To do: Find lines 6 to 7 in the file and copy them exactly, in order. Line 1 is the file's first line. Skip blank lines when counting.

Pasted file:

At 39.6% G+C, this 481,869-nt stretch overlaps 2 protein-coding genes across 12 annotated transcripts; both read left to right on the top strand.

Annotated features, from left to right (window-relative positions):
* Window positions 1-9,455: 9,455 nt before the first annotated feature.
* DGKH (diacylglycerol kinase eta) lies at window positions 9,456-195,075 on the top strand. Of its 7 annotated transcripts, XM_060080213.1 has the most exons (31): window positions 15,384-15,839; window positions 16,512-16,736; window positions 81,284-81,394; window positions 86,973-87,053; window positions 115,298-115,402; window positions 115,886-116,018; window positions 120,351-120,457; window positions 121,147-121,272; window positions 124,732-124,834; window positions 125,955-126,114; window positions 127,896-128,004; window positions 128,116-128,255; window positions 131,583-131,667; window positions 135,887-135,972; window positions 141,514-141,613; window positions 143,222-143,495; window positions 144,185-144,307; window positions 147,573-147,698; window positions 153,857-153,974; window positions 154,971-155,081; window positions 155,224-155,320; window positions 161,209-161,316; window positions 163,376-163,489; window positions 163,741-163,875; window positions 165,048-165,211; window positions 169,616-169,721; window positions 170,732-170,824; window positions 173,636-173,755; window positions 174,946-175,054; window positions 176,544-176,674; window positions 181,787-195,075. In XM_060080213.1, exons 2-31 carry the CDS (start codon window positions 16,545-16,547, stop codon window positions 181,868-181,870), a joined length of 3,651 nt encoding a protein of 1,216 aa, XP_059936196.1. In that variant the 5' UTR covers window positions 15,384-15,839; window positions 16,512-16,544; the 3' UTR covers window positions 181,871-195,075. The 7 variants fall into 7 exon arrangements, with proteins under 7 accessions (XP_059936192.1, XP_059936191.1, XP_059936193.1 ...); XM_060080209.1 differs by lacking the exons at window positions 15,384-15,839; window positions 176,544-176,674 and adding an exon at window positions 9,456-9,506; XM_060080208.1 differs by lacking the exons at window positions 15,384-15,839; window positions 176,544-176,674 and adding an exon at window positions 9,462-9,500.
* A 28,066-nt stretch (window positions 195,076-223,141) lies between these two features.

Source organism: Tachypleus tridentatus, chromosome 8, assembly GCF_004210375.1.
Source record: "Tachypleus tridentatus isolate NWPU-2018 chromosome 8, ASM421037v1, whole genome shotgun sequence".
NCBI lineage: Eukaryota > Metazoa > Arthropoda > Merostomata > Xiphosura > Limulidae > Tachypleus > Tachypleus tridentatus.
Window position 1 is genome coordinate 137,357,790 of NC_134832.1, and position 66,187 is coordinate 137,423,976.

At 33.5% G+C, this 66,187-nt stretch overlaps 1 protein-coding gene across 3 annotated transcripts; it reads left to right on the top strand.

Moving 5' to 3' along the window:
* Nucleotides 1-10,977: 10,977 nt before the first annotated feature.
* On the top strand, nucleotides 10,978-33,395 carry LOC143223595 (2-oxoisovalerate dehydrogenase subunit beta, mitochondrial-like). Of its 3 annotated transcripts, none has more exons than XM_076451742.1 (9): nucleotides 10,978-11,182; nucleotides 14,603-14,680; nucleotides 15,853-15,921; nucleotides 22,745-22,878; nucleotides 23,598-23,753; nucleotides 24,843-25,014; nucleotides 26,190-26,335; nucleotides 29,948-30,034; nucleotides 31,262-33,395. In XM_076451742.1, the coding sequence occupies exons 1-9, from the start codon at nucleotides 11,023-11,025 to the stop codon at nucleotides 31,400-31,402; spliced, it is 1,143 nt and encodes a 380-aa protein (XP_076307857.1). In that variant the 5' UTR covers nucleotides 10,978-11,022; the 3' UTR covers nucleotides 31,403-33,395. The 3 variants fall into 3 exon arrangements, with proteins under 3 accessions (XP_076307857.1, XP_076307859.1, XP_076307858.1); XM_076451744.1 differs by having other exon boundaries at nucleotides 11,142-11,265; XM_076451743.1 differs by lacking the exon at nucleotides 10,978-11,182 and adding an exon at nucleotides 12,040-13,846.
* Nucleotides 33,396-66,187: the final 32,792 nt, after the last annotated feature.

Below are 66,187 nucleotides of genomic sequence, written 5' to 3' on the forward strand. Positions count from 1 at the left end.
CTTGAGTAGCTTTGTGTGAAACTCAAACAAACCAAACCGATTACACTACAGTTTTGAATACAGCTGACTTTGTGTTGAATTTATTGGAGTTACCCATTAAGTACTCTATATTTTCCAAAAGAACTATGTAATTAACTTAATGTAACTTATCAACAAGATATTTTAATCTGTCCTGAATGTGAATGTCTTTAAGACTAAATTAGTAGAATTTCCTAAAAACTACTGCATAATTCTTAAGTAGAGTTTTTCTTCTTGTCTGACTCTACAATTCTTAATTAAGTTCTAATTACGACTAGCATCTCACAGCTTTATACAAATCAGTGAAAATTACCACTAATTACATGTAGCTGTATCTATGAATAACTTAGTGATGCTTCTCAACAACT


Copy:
Source organism: Tachypleus tridentatus, chromosome 8, assembly GCF_004210375.1.
Source record: "Tachypleus tridentatus isolate NWPU-2018 chromosome 8, ASM421037v1, whole genome shotgun sequence".